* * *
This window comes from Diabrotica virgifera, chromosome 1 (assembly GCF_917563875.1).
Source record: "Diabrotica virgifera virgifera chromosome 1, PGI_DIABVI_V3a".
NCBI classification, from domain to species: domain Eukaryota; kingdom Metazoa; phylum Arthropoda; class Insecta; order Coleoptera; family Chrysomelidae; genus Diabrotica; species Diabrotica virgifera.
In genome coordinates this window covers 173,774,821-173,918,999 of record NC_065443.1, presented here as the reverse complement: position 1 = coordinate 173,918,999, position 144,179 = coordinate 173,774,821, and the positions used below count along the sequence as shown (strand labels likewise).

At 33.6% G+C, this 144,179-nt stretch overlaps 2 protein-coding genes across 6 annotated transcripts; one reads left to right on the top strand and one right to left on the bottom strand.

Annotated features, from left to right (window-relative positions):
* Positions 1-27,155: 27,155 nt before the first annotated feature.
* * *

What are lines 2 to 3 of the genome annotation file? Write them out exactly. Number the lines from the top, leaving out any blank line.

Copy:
Source record: "Diabrotica virgifera virgifera chromosome 1, PGI_DIABVI_V3a".
NCBI classification, from domain to species: domain Eukaryota; kingdom Metazoa; phylum Arthropoda; class Insecta; order Coleoptera; family Chrysomelidae; genus Diabrotica; species Diabrotica virgifera.